The first wave of Chinese travellers to hit the Philippines’ shores once travel restrictions are lifted are likely to head to beach destinations such as Boracay, Bohol and Cebu, according to a recent study by C9 Hotelworks and Delivering Asia Communications.
Social distancing protocols enforced at these locations, which are likely to stick around post-pandemic, have increased the appeal of these already popular destinations, concluded the two companies.
The analysis that beach destinations would be popular because of increased controls echoed Bernadette Romulo-Puyat, secretary, Department of Tourism (DOT)’s comments in a May 12 article by the government news agency, that “safety”, rather than “food, culture and immersion” would be a primary consideration for travellers post-Covid-19.
Conducted in the first week of May among 1,150 respondents from five first-tier cities in China, the study drew out the preferences of the 700 or so respondents (61 per cent) who said they were looking to travel to the Philippines this year and beyond.
Of the shortlisted travellers, about 630 were planning to travel to the country in 2020.
When asked which destination in Philippines they would be most likely to visit, most shortlisted respondents (46 per cent) indicated Boracay, followed by Manila (23 per cent), Bohol (21 per cent) and Cebu (6 per cent).
Sightseeing remained the most preferred activity in the Philippines, with 37 per cent of the shortlisted respondents indicating an interest in it, followed by nature-related activities at 16 per cent.
The significance of the survey was brought home by the fact that China has consistently been the Philippines’ second-largest inbound market for the past three years, behind South Korea. Visitor arrivals of the two countries formed 45 per cent of the 8.2 million visitors to the Philippines in 2019, with China alone contributing 1.7 million (21 per cent).
More than half of the shortlisted respondents came from the 20 to 29 age bracket. Their preferred channel for booking hotels, besides the well-established Ctrip (almost 60 per cent), were Alibaba Group’s travel service platform Fliggy (16 per cent), hotels’ websites (12 per cent), and WeChat (6 per cent).
Interestingly, of the shortlisted respondents, of which 58 per cent were female, and more than 60 per cent were workers or employees in companies, 82 per cent preferred to visit the Philippines as independent travellers, without relying on group travel.
This means that the FIT, young, tech-savvy female traveller with some extent of spending power (being workers) is a market that the DOT and tourism players in the country could zoom in on.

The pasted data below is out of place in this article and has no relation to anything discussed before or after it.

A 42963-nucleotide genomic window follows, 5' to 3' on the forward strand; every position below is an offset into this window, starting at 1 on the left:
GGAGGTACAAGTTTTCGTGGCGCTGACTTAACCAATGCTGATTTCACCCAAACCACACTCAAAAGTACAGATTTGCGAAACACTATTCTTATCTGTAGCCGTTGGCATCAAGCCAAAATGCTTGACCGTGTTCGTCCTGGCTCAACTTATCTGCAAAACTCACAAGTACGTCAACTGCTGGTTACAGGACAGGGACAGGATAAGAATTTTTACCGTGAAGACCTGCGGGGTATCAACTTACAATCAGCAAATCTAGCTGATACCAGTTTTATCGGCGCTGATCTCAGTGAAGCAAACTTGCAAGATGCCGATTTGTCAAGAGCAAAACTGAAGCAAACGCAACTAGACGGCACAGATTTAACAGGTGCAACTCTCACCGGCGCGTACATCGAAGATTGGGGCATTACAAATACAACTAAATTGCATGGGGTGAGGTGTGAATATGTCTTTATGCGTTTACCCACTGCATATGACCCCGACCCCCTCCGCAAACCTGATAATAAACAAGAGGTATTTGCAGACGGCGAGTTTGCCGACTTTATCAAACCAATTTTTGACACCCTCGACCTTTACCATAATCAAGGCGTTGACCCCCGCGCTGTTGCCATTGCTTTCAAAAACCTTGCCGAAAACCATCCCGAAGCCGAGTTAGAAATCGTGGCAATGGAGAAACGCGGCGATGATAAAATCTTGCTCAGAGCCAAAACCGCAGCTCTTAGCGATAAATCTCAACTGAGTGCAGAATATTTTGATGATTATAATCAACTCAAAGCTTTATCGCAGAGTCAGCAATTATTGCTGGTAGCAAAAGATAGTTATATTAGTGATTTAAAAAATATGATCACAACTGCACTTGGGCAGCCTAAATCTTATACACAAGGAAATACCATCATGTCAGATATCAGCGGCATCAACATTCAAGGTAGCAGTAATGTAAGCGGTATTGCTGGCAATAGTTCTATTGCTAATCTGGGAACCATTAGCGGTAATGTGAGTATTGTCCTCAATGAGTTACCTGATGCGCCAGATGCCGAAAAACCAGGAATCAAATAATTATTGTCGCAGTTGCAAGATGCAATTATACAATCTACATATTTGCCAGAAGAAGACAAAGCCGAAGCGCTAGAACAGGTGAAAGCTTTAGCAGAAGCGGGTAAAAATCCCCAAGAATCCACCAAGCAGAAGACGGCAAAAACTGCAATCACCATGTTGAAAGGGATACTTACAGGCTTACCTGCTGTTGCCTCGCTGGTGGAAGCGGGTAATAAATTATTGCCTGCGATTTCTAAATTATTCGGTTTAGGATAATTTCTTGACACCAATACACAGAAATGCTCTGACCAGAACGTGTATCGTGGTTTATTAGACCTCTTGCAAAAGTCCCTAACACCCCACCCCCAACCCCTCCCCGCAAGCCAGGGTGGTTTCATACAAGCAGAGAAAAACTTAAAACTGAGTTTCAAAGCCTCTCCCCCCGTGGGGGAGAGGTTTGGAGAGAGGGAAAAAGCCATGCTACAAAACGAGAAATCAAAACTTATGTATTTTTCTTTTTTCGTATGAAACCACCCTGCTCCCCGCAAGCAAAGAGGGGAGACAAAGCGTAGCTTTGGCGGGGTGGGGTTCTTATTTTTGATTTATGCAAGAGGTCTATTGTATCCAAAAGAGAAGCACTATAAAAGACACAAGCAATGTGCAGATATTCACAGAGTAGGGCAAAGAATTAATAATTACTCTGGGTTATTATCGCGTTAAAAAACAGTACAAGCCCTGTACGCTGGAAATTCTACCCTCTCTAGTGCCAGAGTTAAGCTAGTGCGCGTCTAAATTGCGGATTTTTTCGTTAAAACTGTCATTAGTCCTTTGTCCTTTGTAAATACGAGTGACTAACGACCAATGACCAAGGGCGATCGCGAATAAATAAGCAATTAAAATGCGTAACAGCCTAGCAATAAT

Other findings that revealed the preferences of the shortlisted Chinese respondents for travel to the Philippines were uncovered. For instance, more than half of the shortlisted travellers said they wanted to stay for five days or more in the country. Most (47 per cent) were willing to fork out US$1,400 per trip.
August (more than 10 per cent) and October (nearly 30 per cent) were popular months among those who gave a specific date for their travel plans to the Philippines.
In terms of accommodation, shortlisted respondents said they would prefer to stay at four-star (39 per cent) and budget hotels (28 per cent) in the South-east Asian nation, rather than top-tier, five-star hotels (just 21 per cent).
Despite the popularity of beach destinations, restrictions remain on these places and domestic and international flights travel have yet to resume across the Philippines. Boracay, one of the key destinations in the country, has only just moved from extended community quarantine (ECQ) to general community quarantine (GCQ) status on Apr 27.
Meanwhile, the Central Visayas region, which includes Cebu and Bohol, have extended the GCQ from the original deadline of May 15 to May 31, with Cebu City in particular being placed under a modified ECQ between May 16 and 31, according to government news agency reports.
In light of the fast changing tourism landscape, shaped by changing restrictions, David Johnson, CEO, Delivering Asia Communications, recommends that hotels turn from “strategic planning cycles” to “fast-to-market digital strategies”.
Meanwhile, Bill Barnett pointed out that the challenging of having to build social connections, which he calls the “heartbeat of hospitality”, even amid physical distancing, is the new norm for tourism and travel players in the Philippines.
According to the survey report, long-haul travel is expected to resume only next year, with this year’s travel to the Philippines coming mainly from domestic and regional markets, particularly as the DOT works airlines to reduce domestic flight prices.